History and Fiction Combine in Time Traveler’s Thrilling Journey Through the Nez Perce War

What’s it About?

History and historical fiction fans alike will enjoy the panoramic scope of the story.

The following synopsis and review was produced by Book Trib.


In Bitter Groundthe third installment of D.A. Galloway’s innovative Frontier Traveler series, time traveler Graham Davidson and his Crow wife, Makawee, join up with the Nez Perce tribe, led by the inspirational Chief Joseph, as they flee the U.S. Army toward freedom in Canada.

Four months after the Battle of the Little Bighorn (covered in Fatal Ground), Graham and Makawee are searching for a new home after Makawee’s father refuses to accept the orphaned Sioux toddler they took from the battlefield, a child they have named Dakkoótee (the Crow word for “Sioux”). Crow Chief Long Horse cannot abide a child of the hated Sioux living among them.

Refusing to abandon the child, Graham, Makawee, and their four-year-old daughter, Nahkash, light out for the Idaho Territory to dwell with the Nez Perce tribe (longtime allies of the Crow) led by the honorable and wise Chief Joseph. It is the fall of 1876.

After nearly a year with the Nez Perce, Graham and Makawee are part of their new tribe with close associations, including Chief Joseph and Graham’s best friend, Yellow Wolf. But trouble has a way of following Graham and his growing family. The United States government, represented by the U.S. Army under General Oliver O. Howard, is adamant that the remaining Nez Perce holdouts abide by the treaty that demands they leave the Wallowa Valley in eastern Oregon for the reservation.

Perfect Blend of Real History and Thrilling Fiction

Galloway’s portrait of Chief Joseph is moving, faithful to the essential peaceful nature of the man, who at first accedes to Howard’s demands, only to have the retributive actions of several bands of Nez Perce bring down the wrath of the Army.

Chief Joseph realizes that fight or flight are the Nez Perce’s only options: thus begins Bitter Ground and its thrilling — and heartbreaking — reimagining of the Nez Perce 1,200-mile flight to the Canadian border to find refuge with Lakota Chief Sitting Bull and his followers. It is a journey that Graham, Makawee, and their children also take as they try to stay one step ahead of Howard’s bloodthirsty soldiers.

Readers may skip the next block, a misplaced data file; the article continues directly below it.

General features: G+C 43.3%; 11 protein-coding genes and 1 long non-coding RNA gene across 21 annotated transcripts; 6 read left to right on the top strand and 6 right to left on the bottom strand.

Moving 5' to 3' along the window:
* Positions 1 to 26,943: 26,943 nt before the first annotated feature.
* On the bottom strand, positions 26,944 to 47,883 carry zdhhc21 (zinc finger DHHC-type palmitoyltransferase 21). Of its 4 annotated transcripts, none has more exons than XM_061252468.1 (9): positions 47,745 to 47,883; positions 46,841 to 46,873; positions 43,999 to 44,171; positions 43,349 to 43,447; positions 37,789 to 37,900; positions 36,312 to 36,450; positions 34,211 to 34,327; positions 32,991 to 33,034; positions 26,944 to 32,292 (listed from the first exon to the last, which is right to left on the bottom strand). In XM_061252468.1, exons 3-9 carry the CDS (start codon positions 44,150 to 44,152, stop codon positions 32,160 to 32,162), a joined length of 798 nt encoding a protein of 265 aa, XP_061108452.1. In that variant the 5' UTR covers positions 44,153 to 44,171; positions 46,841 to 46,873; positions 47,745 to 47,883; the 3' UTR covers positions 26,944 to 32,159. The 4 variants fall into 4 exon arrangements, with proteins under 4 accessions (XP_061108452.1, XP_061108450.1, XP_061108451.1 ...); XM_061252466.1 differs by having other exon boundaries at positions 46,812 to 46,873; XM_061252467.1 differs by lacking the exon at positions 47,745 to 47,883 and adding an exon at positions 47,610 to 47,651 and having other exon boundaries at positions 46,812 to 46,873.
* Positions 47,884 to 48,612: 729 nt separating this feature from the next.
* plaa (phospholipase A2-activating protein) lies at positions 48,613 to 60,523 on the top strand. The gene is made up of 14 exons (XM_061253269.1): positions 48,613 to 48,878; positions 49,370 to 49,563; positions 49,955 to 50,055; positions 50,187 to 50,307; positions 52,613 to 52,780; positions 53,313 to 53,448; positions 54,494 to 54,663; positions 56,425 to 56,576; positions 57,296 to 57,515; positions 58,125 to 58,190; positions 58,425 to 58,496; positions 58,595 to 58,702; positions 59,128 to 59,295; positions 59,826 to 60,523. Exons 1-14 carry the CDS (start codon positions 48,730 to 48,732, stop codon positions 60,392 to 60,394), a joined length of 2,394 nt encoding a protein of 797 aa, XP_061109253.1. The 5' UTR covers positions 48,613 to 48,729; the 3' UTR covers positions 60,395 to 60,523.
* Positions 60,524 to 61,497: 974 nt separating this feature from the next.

Galloway’s research into Chief Joseph’s War is impressive, including his keen ear for Native American language, dialect, and their varying tribal cultures and customs. He juxtaposes the narrative of Graham and Makawee’s journey alongside Howard’s desperate pursuit of Joseph across one thousand miles of territory — a pursuit that could make or break his military career. The battles and clashes are exciting and historically accurate, and the novel’s photos of the battlefields and real-life people he writes about enliven the story.

Poignant Panoramic Scope of Heartbreaking Story

In Bitter GroundGalloway escapes the “knowability” of the recorded history of the Nez Perce War with poignant and painful scenes that get to the heart of the reader.

As a soyapu (white man), Graham must constantly prove his trustworthiness, not only to the leaders of the Nez Perce, but also his close friend, Yellow Wolf. Galloway also brings Graham face-to-face with his nemesis from previous novels, Lt. Gustavus Doane. But it is the portrayal of Graham and Makawee’s rich and sensual relationship — their dreams and hopes — that is the emotional heart of the novel.

Forced with a difficult decision that will impact their family — perhaps forever — Graham and Makawee race toward the Canadian border along with the few hundred Nez Perce survivors. What will be their future? One thing is certain: Galloway has surprises up his sleeve that readers of the series will never see coming.

History and historical fiction fans alike will enjoy the panoramic scope of Galloway’s story and will come away with a hunger to learn more about the brave Nez Perce, Chief Joseph, and this sad time in U.S. and Native American history.